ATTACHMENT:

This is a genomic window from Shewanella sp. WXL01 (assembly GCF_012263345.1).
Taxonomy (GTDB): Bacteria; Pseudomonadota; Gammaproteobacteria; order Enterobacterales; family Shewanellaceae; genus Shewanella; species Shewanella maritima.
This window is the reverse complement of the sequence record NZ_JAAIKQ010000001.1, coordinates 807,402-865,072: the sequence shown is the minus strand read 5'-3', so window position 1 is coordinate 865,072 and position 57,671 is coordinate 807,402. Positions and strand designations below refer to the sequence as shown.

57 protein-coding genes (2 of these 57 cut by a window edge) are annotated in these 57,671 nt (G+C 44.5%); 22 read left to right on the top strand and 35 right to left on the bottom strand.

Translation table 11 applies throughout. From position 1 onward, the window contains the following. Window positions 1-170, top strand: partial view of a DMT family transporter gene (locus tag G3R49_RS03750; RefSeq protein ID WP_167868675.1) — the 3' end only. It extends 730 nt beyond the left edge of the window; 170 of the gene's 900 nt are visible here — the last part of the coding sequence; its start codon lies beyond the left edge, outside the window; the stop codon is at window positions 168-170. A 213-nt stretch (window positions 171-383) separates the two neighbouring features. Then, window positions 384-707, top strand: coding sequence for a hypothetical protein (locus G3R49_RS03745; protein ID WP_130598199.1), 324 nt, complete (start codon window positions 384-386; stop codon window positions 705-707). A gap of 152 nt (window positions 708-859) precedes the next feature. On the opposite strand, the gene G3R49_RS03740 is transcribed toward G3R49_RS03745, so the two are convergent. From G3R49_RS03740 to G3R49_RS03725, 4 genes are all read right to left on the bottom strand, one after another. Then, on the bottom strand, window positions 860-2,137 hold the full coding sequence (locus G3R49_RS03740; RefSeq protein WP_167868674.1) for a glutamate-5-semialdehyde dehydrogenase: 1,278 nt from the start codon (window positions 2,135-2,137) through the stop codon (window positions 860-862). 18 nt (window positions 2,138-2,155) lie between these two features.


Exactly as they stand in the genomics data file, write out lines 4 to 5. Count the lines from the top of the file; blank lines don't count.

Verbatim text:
57 protein-coding genes (2 of these 57 cut by a window edge) are annotated in these 57,671 nt (G+C 44.5%); 22 read left to right on the top strand and 35 right to left on the bottom strand.

Translation table 11 applies throughout. From position 1 onward, the window contains the following. Window positions 1-170, top strand: partial view of a DMT family transporter gene (locus tag G3R49_RS03750; RefSeq protein ID WP_167868675.1) — the 3' end only. It extends 730 nt beyond the left edge of the window; 170 of the gene's 900 nt are visible here — the last part of the coding sequence; its start codon lies beyond the left edge, outside the window; the stop codon is at window positions 168-170. A 213-nt stretch (window positions 171-383) separates the two neighbouring features. Then, window positions 384-707, top strand: coding sequence for a hypothetical protein (locus G3R49_RS03745; protein ID WP_130598199.1), 324 nt, complete (start codon window positions 384-386; stop codon window positions 705-707). A gap of 152 nt (window positions 708-859) precedes the next feature. On the opposite strand, the gene G3R49_RS03740 is transcribed toward G3R49_RS03745, so the two are convergent. From G3R49_RS03740 to G3R49_RS03725, 4 genes are all read right to left on the bottom strand, one after another. Then, on the bottom strand, window positions 860-2,137 hold the full coding sequence (locus G3R49_RS03740; RefSeq protein WP_167868674.1) for a glutamate-5-semialdehyde dehydrogenase: 1,278 nt from the start codon (window positions 2,135-2,137) through the stop codon (window positions 860-862). 18 nt (window positions 2,138-2,155) lie between these two features.